Published daily by the Lowy Institute

Russia vs the EU

A visit to Moscow by Europe’s top envoy did nothing to calm a growing diplomatic spat. What if Washington weighs in?

Russian Foreign Minister Sergei Lavrov at a press conference in Rome, February 2020 (Antonio Masiello/Getty Images)
Russian Foreign Minister Sergei Lavrov at a press conference in Rome, February 2020 (Antonio Masiello/Getty Images)
Published 17 Feb 2021 

European Union High Representative for Foreign Affairs Josep Borrell visited Moscow this month intending to lodge a strong protest against the treatment of dissident Alexei Navalny and his supporters in Russia. Not surprisingly, this was forcefully rebutted by Russia’s Foreign Minister Sergei Lavrov during a joint press conference. But during his remarks, Borrell also expressed hope that the Russian Covid-19 vaccine “Sputnik V” could be certified by the European Medicine Agency. This after the international validation of Sputnik by a leading medical journal.

Rather than acknowledging the outstretched hand in an area where cooperation appears possible between Russia and Europe, Lavrov batted it away with the expulsion of three diplomats from EU states, alleging that they had backed Navalny’s supporters. This led Germany, Sweden and Poland to each throw out a Russian diplomat in retaliation.

Russia’s expulsions demonstrate how nervous Vladimir Putin has become about the ever-growing fame of his main political opponent in Navalny. The expulsions are also especially rich coming from lifelong professional diplomat Lavrov, who knows very well that the essence of the work by foreign envoys consists in following all politically relevant developments in the country to which they are posted. In his comments alongside Borrell, Lavrov brought up the Trump-era boycotts against Cuba, presumably to illustrate a Russian view of Western hypocrisy.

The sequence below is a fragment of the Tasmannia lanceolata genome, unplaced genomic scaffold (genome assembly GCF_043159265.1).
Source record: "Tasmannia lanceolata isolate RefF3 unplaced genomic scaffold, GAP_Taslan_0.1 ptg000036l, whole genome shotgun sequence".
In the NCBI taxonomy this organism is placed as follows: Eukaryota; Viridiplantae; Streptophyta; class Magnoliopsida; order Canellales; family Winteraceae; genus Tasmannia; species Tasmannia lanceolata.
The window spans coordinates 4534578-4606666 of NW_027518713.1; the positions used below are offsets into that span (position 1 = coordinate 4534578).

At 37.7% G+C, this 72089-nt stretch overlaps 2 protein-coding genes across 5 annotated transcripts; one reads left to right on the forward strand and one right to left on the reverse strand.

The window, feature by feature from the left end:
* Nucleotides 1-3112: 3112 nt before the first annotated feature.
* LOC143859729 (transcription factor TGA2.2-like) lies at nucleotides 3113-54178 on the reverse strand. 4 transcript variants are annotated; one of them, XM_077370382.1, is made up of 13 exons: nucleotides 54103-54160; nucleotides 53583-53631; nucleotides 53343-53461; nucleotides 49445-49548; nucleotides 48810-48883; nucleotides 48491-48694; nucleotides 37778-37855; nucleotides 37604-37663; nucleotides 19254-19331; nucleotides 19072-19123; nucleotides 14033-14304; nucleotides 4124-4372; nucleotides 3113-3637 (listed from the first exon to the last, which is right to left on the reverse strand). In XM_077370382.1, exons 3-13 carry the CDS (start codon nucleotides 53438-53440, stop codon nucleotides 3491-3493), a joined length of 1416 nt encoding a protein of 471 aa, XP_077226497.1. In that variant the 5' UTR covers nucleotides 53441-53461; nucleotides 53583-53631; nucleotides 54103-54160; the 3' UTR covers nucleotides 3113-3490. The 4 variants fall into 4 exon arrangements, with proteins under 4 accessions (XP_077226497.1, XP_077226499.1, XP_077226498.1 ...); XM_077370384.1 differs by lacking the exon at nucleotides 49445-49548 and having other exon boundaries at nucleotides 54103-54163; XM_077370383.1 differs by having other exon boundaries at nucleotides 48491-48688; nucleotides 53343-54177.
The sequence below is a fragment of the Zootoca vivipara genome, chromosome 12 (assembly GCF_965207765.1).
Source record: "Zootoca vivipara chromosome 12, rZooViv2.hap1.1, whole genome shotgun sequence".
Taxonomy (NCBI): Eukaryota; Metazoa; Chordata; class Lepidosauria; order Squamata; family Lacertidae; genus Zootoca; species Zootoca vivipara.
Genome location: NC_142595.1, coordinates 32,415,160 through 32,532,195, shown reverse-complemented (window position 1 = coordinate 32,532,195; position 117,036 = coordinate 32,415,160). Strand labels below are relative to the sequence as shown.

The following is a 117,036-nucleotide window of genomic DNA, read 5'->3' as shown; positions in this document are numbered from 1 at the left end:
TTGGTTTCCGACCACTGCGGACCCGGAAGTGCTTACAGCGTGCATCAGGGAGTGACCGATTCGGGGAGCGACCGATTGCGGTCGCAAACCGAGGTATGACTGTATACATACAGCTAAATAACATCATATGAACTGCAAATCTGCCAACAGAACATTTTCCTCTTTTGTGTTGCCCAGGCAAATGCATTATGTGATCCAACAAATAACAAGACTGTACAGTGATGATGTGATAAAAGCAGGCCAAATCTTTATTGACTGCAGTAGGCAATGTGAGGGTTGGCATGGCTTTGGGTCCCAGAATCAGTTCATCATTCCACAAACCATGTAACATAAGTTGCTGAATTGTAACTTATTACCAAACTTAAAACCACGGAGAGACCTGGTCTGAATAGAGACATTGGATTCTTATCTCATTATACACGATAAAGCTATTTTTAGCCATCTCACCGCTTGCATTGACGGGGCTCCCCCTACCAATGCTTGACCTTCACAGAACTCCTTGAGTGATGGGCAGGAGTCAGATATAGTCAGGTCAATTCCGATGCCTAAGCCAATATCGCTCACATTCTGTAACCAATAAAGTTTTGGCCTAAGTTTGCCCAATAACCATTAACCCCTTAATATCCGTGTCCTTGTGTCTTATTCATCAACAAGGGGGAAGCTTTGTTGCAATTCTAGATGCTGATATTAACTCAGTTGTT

Given the promise of a fresh emphasis on human rights in US diplomacy, the first clash with Russia appears programmed.

The message that Borrell will have taken back to Brussels is clear. Russia is not interested in any cooperation anywhere with the EU when and where the egregious human rights violations by Putin’s government are brought up. One of the reactions might well be that the European Parliament will come up with its own version of a Magnitsky Act, targeting the Putin cronies where it hurts in their financial wheeling-dealing in Europe. On another front, it might also endanger the completion of the Nord Stream 2 gas pipeline, squashing a project especially dear to the geopolitical heart of Putin and his fellow kleptocrats in the natural resources industry.

Much has been made in the media about how the old fox Lavrov had outwitted his inexperienced European counterpart. Borrell had indeed a particularly difficult brief to take to Moscow. He represents a divided group of countries with regard to their attitude towards Russia. Germany’s Chancellor Angela Merkel, for example, has so far always sought to compartmentalise the economic relationship between Germany and Russia from other, clearly unsavoury aspects of Putin’s reign. Such as his disregard for international borders in the Ukraine, his personal contempt for all norms of democratic and law-abiding behaviour solemnly pledged as a participating member of the Organisation for Security and Cooperation in Europe, as well as his cyber-meddling in Western elections. Whether this German policy can and will be maintained in the face of such openly hostile behaviour towards the EU is in doubt. Whoever succeeds Merkel will have to weigh this particular national interest against the hardening German support for a more unified EU as the only way for Europe to stay relevant on the global level.

Josep Borrell, High Representative of the European Union for Foreign Affairs, in November 2019 (Casa de América/Flickr)

Unhelpful in this context is the stubborn refusal of France to join the majority of EU countries, especially in northern and eastern Europe, which are in favour of a more confrontational approach towards Russia. French President Emmanuel Macron remains caught in a French attitude of the past that a dialogue with “the Russian tzar” has to be maintained at all costs in the interest of power balance in Europe, which amounts to another facet of his Gaullist streak, which has cost him dearly.

The key lies in Washington, where the new Biden administration will have registered attentively what happened in Moscow. Given the promise of a fresh emphasis on human rights in US diplomacy, the first clash with Russia appears programmed. American leadership in this area is especially needed after four years of Trumpian personal bonhomie between autocratic leaders.

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